Nov 23, 2007
THIS exquisitely written book is like a stroll through an old Eastern Cape garden, full of sounds and smells, colours and textures, described with the sweet and beautiful detail of a miniature landscape.“Loquats half-maimed,
eaten by mousebirds … Garden of trampled dandelion,
the jungle of a child.”
Marguerite Black is blonde and willowy, has film-star looks, talent, drive, courage and intelligence, with an enviably supportive family. She also has Friedreich's Ataxia, a crippling neurological disorder that has worsened over the years. Now, aged 28, she can't walk unaided, no longer has proper control over her hands and arms, and probably faces severe speech impairment and cardiac disease in the not too distant future. Given her prognosis, The Dandelion Diary could be expected to be sombre and heart-wrenching; instead it is an affirmation of life, of love and of joy. She presents her childhood memories not as faded Polaroids, but as detailed scenes, set within diamonds; this is a woman who has always had a sensual appreciation of the moment, and the talent to allow us to relive it with her in crystal clarity.
Black spent her childhood in Grahamstown, just a few blocks from where I grew up. Her father worked in the economics department at Rhodes University, and was one of the most popular lecturers on the staff. Obviously intelligence, good looks, talent and charisma run in the Black family, along with the ataxia.
When she describes her childhood, she dwells on a wealth of positive sensations: swimming in the dam in the summer; polishing the copper in the garden under the loquat tree. The raucous clamour of the hadedas, the sound of children's songs, the singing of myriad birds and buzzing of insects, the soporific January heat, and the sudden, violent electric storms are all brought to vivid life not only in her prose, but also in her poetry.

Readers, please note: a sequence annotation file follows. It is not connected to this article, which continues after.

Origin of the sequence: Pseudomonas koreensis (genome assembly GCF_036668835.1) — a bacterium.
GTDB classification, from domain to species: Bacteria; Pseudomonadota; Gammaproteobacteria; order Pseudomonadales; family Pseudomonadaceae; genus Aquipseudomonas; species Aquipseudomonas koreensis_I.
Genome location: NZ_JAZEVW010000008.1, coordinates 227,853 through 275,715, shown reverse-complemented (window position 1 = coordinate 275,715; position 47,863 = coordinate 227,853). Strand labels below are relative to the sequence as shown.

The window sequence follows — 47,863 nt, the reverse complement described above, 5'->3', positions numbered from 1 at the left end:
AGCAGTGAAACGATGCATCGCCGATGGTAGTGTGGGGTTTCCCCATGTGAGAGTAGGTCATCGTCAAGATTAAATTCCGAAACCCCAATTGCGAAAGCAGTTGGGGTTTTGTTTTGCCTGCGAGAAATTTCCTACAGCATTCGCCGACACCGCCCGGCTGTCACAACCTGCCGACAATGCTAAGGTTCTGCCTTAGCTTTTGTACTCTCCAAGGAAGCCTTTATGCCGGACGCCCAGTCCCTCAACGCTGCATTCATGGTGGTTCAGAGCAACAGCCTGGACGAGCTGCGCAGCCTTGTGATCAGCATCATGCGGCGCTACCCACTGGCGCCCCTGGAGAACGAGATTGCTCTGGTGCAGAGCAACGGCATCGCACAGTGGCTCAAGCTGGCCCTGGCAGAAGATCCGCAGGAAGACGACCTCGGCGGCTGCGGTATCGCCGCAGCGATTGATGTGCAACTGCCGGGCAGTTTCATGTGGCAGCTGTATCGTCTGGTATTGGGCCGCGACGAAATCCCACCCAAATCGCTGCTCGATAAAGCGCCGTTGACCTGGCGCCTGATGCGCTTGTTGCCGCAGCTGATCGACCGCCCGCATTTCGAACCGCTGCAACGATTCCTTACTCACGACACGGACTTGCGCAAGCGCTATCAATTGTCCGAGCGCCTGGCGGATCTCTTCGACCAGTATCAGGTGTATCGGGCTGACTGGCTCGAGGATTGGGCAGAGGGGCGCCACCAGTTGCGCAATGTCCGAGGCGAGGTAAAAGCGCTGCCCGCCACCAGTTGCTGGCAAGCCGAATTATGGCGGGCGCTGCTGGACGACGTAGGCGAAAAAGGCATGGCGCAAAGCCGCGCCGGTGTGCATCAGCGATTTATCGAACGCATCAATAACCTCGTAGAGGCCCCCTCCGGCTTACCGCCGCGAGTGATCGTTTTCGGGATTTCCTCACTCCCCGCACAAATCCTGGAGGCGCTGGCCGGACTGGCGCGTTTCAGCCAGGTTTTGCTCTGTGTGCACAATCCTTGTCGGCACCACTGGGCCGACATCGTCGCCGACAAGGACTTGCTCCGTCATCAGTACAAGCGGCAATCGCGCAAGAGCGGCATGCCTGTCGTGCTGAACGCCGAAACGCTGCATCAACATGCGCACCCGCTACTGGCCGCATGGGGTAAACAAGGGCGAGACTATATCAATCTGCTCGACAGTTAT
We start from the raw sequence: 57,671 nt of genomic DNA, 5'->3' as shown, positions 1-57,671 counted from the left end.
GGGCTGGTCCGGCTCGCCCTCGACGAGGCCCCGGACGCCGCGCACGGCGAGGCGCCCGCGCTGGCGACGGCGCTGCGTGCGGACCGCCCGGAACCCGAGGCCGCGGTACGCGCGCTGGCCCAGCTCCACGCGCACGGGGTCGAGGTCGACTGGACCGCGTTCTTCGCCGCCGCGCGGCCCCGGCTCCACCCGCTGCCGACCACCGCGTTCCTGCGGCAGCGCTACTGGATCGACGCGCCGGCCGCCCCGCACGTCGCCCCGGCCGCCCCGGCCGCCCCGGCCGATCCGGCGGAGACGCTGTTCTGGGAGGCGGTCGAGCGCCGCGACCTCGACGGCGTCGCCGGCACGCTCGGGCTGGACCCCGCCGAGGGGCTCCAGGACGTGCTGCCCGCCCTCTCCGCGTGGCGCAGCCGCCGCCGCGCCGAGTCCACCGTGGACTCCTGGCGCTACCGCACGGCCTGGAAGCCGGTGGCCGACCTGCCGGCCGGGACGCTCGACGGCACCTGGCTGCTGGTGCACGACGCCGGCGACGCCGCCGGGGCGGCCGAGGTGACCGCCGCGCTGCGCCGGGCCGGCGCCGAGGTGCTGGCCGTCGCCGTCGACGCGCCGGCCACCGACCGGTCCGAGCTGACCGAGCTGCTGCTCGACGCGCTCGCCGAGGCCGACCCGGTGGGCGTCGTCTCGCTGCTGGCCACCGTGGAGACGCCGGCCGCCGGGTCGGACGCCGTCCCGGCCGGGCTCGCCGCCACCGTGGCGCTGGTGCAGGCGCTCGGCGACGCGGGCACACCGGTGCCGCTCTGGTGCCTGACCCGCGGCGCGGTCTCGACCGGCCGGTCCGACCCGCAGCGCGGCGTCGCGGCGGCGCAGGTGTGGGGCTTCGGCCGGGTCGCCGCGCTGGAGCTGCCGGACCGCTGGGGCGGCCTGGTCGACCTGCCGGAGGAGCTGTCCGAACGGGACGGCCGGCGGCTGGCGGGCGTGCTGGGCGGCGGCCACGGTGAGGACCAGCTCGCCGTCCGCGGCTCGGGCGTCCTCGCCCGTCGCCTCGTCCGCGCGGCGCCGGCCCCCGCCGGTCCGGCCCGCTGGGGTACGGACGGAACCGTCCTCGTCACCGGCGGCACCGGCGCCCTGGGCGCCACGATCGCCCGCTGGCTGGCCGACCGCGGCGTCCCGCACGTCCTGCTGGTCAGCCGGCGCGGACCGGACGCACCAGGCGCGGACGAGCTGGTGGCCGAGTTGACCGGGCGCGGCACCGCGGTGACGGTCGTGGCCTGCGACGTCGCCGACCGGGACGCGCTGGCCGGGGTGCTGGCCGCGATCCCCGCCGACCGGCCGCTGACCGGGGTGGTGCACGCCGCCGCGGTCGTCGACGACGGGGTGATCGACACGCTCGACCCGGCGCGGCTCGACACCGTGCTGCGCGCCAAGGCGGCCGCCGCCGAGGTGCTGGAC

For Black, the glass always seems to be at least half full, and even hot nights made terrible by mosquitoes, and bitingly cold Eastern Cape winters are fondly remembered.
It was only after the family moved to Stellenbosch that the ataxia, which already plagued her older brother, began to manifest. Black’s early life should read like a nightmare since her poor balance resulted in constant accusations of drunkenness, and two car accidents — one of which resulted in the death of a close friend — exacerbated her problem. Yet she remained strong and positive.“In this maximum security prison of tamed instincts
My once malleable body has been jolted
Into this chair on wheels,
My impulses are dulled.”
Carefully faded photographs lend an intimate feel; we see her as a child with her beaming mum, her sexy dad, her gorgeous brother. But as an adult, we have Black in a wheelchair, on her modified scooter and leaning on her walking aid.
She and her brother both have jobs where they work with others who have disabilities, and actively promote public awareness of their disorder — he through Remix, the dance company he formed for dancers with handicaps, she by her PR work and writing. “I have an urge to put words into the void that surrounds ataxia. My writing is a way of saying: this is also important, because this is my truth."
Dandelion Diary does indeed put words into that void, and ends by quoting from an e-mail campaign the siblings started to encourage research on ataxia, and to offer their services as test subjects. The last words of the book encapsulate Black's philosophy. “We will continue," she says. “Fighting and hoping.”